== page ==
Chip-based magnetic levitation of superconducting microparticles
Doctoral thesis, 2022
This thesis is about the development and demonstration of a chip-based magnetic levitation platform for um-sized superconducting particles. To this end, we have modeled, designed, and fabricated micrometer-scale superconducting particles as well as chip-based magnetic traps based on planar superconducting coils. We have detected the center-of-mass motion of the levitated particles magnetically, with integrated superconducting coils that transport the signal of the particle motion to a SQUID magnetometer. We demonstrated stable levitation of 50um diameter particles over several days at millikelvin temperatures. This high stability allowed us to thoroughly characterize the particle motion and show that our model of the magnetic trap and the detection scheme captures the nonlinear behavior of the center-of-mass motion. These nonlinearities are observed due to large motional amplitudes caused by the coupling between the particle motion and cryostat vibrations. We have devised a cryogenic vibration isolation system based on an elastic pendulum that mitigates this effect and has enabled ring-down measurements of the center-of-mass motion that give quality factors up to 10^5. Furthermore, we have shown that the mechanical properties of the levitated particle can be controlled. We have tuned the trap frequencies from 30Hz to 180Hz by changing the current in the trap coils, and we have also demonstrated control over the motional amplitude of the particle motion via feedback using feedback coils in the chip to exert an additional magnetic force on the particle.
This thesis demonstrates magnetic levitation of superconducting microparticles on a chip as a novel platform for chip-based quantum experiments with um-sized particles and ultrasensitive force and acceleration sensors.
Martí Gutierrez Latorre
Chalmers, Microtechnology and Nanoscience (MC2), Quantum Technology
Chip-based superconducting traps for levitation of micrometer-sized particles in the Meissner state
Superconductor Science and Technology,; Vol. 33(2020)
A chip-based superconducting magnetic trap for levitating superconducting microparticles
IEEE Transactions on Applied Superconductivity,; Vol. 32(2022)
In this thesis, we have laid the groundwork required to perform such experiments. We started by building a model to accurately simulate levitated superconductors in magnetic traps of complex geometries. We used this model to design magnetic traps based on coils made of superconducting material, fabricated on silicon chips. Then, we developed microfabrication processes to manufacture such chip traps and microparticles of superconducting materials such as niobium and lead in the shape of disks, rings, and spheres of tens of micrometers in size.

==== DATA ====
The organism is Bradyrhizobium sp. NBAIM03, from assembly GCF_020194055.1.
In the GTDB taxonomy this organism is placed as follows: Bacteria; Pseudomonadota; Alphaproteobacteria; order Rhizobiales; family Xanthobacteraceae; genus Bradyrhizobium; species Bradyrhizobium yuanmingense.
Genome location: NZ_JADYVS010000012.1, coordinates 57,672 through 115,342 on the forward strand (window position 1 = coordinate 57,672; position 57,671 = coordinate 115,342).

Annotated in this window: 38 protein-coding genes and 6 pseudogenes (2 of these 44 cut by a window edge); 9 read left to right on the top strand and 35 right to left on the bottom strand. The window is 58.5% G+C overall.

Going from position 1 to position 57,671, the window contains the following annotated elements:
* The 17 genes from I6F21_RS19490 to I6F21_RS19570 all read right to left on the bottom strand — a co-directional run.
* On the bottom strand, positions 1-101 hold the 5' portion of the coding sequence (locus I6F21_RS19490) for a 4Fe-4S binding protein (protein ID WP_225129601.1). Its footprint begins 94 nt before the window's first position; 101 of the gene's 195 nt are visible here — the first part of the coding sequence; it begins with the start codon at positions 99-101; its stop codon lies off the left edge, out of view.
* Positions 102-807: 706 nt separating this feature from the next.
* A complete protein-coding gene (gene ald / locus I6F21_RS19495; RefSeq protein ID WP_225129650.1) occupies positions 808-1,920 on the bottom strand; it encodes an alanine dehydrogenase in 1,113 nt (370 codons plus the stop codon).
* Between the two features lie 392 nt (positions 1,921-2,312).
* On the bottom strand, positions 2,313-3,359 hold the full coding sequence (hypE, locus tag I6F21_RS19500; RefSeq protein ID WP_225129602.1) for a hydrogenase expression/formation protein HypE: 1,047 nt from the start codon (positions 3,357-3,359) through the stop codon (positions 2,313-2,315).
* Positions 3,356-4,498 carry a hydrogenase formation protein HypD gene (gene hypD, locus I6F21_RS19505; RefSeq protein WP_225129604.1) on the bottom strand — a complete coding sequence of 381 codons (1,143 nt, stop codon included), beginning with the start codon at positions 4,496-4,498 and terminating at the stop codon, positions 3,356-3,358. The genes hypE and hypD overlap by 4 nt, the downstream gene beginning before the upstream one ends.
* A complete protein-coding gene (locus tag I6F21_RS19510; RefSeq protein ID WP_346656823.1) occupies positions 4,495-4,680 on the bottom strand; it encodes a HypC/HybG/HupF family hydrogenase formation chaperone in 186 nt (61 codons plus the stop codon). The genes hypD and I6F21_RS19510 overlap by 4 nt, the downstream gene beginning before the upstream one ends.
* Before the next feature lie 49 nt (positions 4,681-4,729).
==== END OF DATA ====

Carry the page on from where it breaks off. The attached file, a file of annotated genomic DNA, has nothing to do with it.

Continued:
We used the magnetic chip traps to levitate these spheres, in vacuum, at temperatures near absolute zero using a dilution refrigerator. To study the particle motion, we tracked the levitated spheres with a camera using a cryogenic-compatible custom-made microscope, which demonstrated the levitation of a microparticle on a chip for a few seconds when under illumination. Using a magnetic field sensor instead of light to measure the particle motion allowed the particles to levitate over days. Thanks to this long stability, we could thoroughly characterize the system and show that our model properly describes the particle motion in the magnetic trap and its detection. We observed that the amplitude of the particle motion is increased by mechanical vibrations, caused by the dilution refrigerator. To decrease the amplitude of motion, we devised a vibration isolation system that isolates the levitated particle from the mechanical vibrations in the refrigerator by hanging the experiment from a pendulum inside the refrigerator. To further reduce the amplitude of motion, we have implemented a means of particle motion control, based on the application of a magnetic feedback force on the particle. We have shown the proof-of-principle of this approach and studied the possibility of using it to bring the particle motion into the quantum regime.
The results in this thesis provide a stepping stone towards quantum experiments, as well as force and acceleration sensing using magnetically levitated superconducting microparticles.
Continuously Monitored Quantum Sensors: Smart Tools and Applications
Swedish Research Council (VR) (2019-00390), 2020-01-01 -- 2022-12-31.
Levitated superconducting mechanical resonators: a novel platform for quantum experiments and sensing
Knut and Alice Wallenberg Foundation (2019.0231), 2020-07-01 -- 2025-06-30.
Exploring nonclassical states of center-of-mass mechanical motion with superconducting magneto- and levitomechanics
European Commission (EC) (EC/HE/101080143), 2022-10-01 -- 2026-09-30.
Areas of Advance
Nanoscience and Nanotechnology
Doktorsavhandlingar vid Chalmers tekniska högskola. Ny serie: 5253
Kollektorn, lecture room, MC2-huset, Campus Johanneberg
Opponent: Prof. Dr. Tjerk Oosterkamp, Leiden Instituut Onderzoek Natuurkunde, Netherlands